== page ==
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Researchers Report Findings from Ancient 'Iceman' Genome

NEW YORK (GenomeWeb News) – Researchers have sequenced the genome of a mummified, 5,300-year-old Tyrolean Iceman known as Ötzi, using information in his genome to look more closely at his ancestry and to determine some of his physical features and disease predispositions.

Findings from Ötzi's genome, reported online yesterday in Nature Communications by a German and Italian-led team, indicate that he most probably had brown eyes and trouble digesting milk, for example. From other SNPs present in his genome, investigators suspect that Ötzi was at elevated cardiovascular disease risk — consistent with vascular features previously found in his mummified remains.

Meanwhile, metagenomic analyses uncovered DNA sequences representing some 60 percent of the genome of a Lyme-disease causing bacterial species called Borrelia burgdorferi, hinting that Ötzi was the earliest known sufferer of the bacterial affliction, senior author Albert Zink, head of the European Academy of Bozen/Bolzano's Institute for Mummies and the Iceman, and colleagues explained.

Ötzi's mummified remains were discovered in the Italian Alps in 1991. Since then, he has been the subject of extensive study, Zink and his co-authors noted. "Speculation on his origin, his life habits, and the circumstances surrounding his demise initiated a variety of morphological, biochemical, and molecular analyses."

Results of the Tyrolean Iceman mitochondrial genome sequencing effort, reported by another team in Current Biology in 2008, indicated that the man belonged to a previously unknown branch of a mitochondrial haplogroup that's still relatively common in Europe.

With the availability of his complete genome — sequenced to an average coverage of 7.6 times coverage using Life Technologies' SOLiD 4 instrument — researchers are now able to glean new details about Ötzi's relationship to existing European populations.

From Y chromosome data, the team determined that Ötzi belonged to a G2a4-L91 sub-group of the Y chromosome haplogroup G that is found most frequently in present-day populations in northern Sardinia and southern Corsica.

His autosomal genotype patterns also clustered most closely with those found in southern and southwestern Europe.

Among the 2.2 million SNPs identified in the genome, including 1.7 million that are already housed in dbSNP, the team also found several variants that offer information about Ötzi's traits and disease propensities.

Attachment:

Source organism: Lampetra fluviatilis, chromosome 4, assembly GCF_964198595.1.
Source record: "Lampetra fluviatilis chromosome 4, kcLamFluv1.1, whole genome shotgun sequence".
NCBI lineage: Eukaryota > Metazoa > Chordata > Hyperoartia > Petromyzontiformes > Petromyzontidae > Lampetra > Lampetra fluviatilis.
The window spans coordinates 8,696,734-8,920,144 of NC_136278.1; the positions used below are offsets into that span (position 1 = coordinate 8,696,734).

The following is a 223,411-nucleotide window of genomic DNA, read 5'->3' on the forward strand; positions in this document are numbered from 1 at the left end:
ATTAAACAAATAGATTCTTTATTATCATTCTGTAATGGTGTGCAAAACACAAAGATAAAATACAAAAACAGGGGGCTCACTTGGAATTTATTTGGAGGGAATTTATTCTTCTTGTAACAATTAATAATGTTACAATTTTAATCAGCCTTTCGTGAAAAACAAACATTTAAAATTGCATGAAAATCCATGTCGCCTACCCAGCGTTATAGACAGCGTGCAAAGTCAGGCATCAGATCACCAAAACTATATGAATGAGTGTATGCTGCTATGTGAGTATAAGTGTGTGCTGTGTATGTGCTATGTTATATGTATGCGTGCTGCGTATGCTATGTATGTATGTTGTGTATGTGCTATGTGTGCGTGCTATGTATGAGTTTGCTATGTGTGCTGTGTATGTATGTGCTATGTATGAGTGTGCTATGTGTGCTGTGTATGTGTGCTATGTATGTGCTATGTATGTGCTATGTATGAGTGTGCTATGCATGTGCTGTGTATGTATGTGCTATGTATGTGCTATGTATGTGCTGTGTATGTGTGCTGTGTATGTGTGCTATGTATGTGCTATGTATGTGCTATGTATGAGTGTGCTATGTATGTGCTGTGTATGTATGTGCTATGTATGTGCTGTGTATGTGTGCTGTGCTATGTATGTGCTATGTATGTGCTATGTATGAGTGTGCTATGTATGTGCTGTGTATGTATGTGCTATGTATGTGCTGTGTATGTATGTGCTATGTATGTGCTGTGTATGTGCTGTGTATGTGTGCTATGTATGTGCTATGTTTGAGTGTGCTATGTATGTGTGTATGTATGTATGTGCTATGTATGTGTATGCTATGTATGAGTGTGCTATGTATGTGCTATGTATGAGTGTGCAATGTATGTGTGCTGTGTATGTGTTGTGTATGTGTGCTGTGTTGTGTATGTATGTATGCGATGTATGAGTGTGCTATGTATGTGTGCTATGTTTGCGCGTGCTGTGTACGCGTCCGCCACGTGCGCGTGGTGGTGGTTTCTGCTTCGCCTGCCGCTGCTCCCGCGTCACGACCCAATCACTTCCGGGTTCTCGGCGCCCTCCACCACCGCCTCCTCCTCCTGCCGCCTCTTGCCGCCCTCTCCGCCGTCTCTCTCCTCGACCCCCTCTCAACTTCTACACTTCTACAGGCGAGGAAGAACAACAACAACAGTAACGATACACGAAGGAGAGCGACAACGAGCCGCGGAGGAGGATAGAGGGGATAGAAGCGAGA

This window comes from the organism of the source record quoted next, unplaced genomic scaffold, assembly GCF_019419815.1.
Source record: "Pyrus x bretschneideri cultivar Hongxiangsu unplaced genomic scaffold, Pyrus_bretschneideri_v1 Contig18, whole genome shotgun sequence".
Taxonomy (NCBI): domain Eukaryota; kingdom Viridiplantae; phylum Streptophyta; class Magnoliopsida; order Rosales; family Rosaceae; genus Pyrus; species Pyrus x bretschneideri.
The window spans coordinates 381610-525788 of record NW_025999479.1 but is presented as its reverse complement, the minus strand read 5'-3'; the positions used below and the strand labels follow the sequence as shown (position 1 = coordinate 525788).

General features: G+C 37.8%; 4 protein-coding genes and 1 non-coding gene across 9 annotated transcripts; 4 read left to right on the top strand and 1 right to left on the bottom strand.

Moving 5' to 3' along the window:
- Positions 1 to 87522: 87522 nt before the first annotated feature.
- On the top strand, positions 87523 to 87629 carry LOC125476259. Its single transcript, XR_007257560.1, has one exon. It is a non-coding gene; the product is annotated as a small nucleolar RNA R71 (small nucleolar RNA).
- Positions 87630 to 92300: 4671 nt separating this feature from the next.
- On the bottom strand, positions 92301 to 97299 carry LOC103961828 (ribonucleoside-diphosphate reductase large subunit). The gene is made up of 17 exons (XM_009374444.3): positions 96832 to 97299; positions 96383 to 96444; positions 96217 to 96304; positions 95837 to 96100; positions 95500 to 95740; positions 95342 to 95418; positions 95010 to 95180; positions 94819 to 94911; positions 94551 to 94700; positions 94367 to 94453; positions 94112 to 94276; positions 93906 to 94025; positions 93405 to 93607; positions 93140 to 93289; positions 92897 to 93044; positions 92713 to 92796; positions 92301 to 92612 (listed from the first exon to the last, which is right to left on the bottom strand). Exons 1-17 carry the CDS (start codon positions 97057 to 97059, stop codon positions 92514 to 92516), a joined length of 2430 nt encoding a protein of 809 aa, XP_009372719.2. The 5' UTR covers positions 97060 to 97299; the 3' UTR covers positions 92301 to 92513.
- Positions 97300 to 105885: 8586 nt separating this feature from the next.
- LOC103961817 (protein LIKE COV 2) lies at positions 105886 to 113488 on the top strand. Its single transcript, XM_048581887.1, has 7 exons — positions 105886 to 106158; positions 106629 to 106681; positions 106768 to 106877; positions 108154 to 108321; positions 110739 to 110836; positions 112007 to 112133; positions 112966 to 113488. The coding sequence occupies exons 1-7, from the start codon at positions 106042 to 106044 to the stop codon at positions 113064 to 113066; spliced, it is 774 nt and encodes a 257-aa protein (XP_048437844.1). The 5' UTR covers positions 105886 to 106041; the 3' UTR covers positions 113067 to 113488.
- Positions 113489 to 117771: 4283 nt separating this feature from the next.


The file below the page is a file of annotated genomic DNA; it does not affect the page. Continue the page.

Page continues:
For example, the researchers did not find a variant in the MCM6 gene that has been tied to the ability to digest lactase as an adult, suggesting Ötzi was lactose intolerant. Other patterns in the genome indicate that the man probably had brown eyes and type O blood.

He also carried several SNPs that have been linked to coronary heart disease and/or ischemic stroke risk, along with at least one variant that has been associated with atherosclerosis in men.

Although they are not able to confirm all of their genetic predictions, Ötzi's relatively well-preserved remains had at least some features that seem to jive with information gleaned from the genome — most notably, calcifications in some of his arteries that appear to be consistent with coronary artery disease.

That finding, in particular, has grabbed researchers' attention, since the ancient man did not seem to have some of the most common risk factors associated with heart disease today, such as a sedentary lifestyle or excess weight.

"The evidence that such a genetic predisposition already existed in Ötzi's lifetime is of huge interest to us," senior author Zink said in a statement. "It indicates that cardiovascular disease is by no means an illness chiefly associated with modern lifestyles."

A genome browser intended to provide access to and analysis of Ötzi's genome sequence by other members of the research community is available online.

"This browser contains all the aligned sequencing reads to the Human Genome Reference 19, provides a basic level of annotation including individual [SNPs], insertions and deletions, and gene identification," the study's authors explained. "We have also incorporated a query engine for more complicated analysis routines, such as the comparison of the Iceman's genome to other contemporary genomes."